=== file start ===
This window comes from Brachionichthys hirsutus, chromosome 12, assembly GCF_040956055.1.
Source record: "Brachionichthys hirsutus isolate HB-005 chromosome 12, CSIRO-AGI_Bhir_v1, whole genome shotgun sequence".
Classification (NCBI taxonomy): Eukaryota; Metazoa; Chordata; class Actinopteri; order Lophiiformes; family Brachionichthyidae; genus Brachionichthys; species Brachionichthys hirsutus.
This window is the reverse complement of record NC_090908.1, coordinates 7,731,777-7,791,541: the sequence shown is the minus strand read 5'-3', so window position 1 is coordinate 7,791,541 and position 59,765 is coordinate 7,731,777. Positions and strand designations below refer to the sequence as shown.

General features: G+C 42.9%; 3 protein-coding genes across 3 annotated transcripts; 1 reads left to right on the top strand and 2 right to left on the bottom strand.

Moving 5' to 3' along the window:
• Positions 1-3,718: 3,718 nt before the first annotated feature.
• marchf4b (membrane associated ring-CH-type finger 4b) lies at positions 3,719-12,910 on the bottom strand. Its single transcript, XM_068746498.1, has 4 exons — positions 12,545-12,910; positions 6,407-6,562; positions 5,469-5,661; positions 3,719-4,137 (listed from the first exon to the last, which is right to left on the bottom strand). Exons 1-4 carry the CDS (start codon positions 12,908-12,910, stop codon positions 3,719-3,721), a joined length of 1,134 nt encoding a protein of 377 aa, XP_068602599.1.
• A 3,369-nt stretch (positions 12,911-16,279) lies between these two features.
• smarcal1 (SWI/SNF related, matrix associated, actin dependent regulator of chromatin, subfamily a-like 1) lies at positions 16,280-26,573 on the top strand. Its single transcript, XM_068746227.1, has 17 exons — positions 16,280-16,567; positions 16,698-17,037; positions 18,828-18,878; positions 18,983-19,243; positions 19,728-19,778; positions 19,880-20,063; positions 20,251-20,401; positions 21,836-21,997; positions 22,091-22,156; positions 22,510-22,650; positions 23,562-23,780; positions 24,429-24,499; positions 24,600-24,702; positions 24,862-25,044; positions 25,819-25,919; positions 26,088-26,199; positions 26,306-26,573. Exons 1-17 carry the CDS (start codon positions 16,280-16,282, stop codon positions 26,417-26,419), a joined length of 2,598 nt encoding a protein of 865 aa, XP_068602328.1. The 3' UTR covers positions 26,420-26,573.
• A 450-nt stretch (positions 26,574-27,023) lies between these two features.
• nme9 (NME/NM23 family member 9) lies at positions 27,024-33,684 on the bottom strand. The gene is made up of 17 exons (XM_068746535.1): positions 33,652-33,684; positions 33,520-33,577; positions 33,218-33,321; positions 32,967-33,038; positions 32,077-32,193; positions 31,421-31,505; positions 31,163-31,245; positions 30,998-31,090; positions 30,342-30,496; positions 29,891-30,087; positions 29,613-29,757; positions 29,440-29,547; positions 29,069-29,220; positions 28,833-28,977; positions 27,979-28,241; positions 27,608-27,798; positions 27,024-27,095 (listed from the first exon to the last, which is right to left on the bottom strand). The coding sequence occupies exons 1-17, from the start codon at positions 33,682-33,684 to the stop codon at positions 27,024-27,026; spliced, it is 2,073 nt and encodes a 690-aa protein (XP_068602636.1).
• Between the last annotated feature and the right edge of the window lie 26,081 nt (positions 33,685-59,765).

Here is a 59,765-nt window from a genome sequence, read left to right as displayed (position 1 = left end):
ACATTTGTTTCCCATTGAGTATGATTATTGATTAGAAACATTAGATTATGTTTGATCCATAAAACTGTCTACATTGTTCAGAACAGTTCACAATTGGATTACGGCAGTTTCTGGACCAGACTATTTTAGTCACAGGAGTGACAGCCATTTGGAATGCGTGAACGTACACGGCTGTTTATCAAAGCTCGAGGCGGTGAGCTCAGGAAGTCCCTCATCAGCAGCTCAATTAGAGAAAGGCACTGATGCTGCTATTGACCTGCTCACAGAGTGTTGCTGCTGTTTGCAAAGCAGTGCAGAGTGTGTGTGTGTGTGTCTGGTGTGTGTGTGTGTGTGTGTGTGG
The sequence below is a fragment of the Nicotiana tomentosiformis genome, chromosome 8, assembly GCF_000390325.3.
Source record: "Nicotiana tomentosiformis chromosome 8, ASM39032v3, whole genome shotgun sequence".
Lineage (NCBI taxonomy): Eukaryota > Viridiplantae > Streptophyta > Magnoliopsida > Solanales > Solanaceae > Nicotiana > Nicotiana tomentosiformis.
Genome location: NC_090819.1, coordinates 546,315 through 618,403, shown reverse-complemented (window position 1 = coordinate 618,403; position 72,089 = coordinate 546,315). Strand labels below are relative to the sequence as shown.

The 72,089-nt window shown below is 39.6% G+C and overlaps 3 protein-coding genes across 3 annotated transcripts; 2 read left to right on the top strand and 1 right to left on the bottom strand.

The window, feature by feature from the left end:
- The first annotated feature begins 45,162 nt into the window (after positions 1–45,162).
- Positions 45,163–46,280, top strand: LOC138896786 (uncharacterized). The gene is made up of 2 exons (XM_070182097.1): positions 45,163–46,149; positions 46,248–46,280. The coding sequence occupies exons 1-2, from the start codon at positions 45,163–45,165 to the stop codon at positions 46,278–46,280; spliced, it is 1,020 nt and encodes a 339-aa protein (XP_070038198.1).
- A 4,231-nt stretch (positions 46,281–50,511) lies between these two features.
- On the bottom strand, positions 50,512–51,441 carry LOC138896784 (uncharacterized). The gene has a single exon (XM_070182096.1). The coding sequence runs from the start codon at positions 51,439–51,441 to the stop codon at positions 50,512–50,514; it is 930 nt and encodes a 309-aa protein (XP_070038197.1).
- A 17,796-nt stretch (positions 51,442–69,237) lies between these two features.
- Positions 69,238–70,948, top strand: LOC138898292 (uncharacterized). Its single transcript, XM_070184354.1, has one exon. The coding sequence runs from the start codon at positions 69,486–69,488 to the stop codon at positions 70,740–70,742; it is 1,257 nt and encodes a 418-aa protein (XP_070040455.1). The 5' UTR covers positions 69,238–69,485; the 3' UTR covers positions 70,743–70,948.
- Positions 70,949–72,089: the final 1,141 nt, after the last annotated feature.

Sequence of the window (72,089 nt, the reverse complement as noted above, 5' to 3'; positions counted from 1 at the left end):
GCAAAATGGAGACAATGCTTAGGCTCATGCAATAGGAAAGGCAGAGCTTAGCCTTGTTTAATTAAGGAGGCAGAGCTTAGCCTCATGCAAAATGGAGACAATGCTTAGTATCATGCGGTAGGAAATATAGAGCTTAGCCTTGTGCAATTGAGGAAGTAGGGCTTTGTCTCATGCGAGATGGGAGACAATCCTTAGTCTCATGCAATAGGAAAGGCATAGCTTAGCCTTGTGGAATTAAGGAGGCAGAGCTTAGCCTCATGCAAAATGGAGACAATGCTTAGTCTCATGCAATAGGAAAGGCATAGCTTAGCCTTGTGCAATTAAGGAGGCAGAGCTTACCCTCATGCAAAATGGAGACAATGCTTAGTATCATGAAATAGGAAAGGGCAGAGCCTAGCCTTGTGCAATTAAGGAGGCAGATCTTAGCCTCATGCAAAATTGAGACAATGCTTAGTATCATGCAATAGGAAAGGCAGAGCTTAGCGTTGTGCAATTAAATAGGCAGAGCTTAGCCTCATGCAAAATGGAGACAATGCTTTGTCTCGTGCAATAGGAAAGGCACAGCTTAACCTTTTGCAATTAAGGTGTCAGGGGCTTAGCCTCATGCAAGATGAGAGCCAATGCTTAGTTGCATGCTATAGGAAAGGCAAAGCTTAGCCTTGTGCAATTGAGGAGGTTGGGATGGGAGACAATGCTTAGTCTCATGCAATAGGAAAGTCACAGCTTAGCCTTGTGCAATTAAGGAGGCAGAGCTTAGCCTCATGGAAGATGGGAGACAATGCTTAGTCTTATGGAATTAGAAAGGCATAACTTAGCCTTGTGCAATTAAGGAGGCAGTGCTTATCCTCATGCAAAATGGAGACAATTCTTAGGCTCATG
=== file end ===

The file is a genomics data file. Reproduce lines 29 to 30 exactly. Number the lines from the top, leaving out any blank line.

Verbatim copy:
Sequence of the window (72,089 nt, the reverse complement as noted above, 5' to 3'; positions counted from 1 at the left end):
GCAAAATGGAGACAATGCTTAGGCTCATGCAATAGGAAAGGCAGAGCTTAGCCTTGTTTAATTAAGGAGGCAGAGCTTAGCCTCATGCAAAATGGAGACAATGCTTAGTATCATGCGGTAGGAAATATAGAGCTTAGCCTTGTGCAATTGAGGAAGTAGGGCTTTGTCTCATGCGAGATGGGAGACAATCCTTAGTCTCATGCAATAGGAAAGGCATAGCTTAGCCTTGTGGAATTAAGGAGGCAGAGCTTAGCCTCATGCAAAATGGAGACAATGCTTAGTCTCATGCAATAGGAAAGGCATAGCTTAGCCTTGTGCAATTAAGGAGGCAGAGCTTACCCTCATGCAAAATGGAGACAATGCTTAGTATCATGAAATAGGAAAGGGCAGAGCCTAGCCTTGTGCAATTAAGGAGGCAGATCTTAGCCTCATGCAAAATTGAGACAATGCTTAGTATCATGCAATAGGAAAGGCAGAGCTTAGCGTTGTGCAATTAAATAGGCAGAGCTTAGCCTCATGCAAAATGGAGACAATGCTTTGTCTCGTGCAATAGGAAAGGCACAGCTTAACCTTTTGCAATTAAGGTGTCAGGGGCTTAGCCTCATGCAAGATGAGAGCCAATGCTTAGTTGCATGCTATAGGAAAGGCAAAGCTTAGCCTTGTGCAATTGAGGAGGTTGGGATGGGAGACAATGCTTAGTCTCATGCAATAGGAAAGTCACAGCTTAGCCTTGTGCAATTAAGGAGGCAGAGCTTAGCCTCATGGAAGATGGGAGACAATGCTTAGTCTTATGGAATTAGAAAGGCATAACTTAGCCTTGTGCAATTAAGGAGGCAGTGCTTATCCTCATGCAAAATGGAGACAATTCTTAGGCTCATG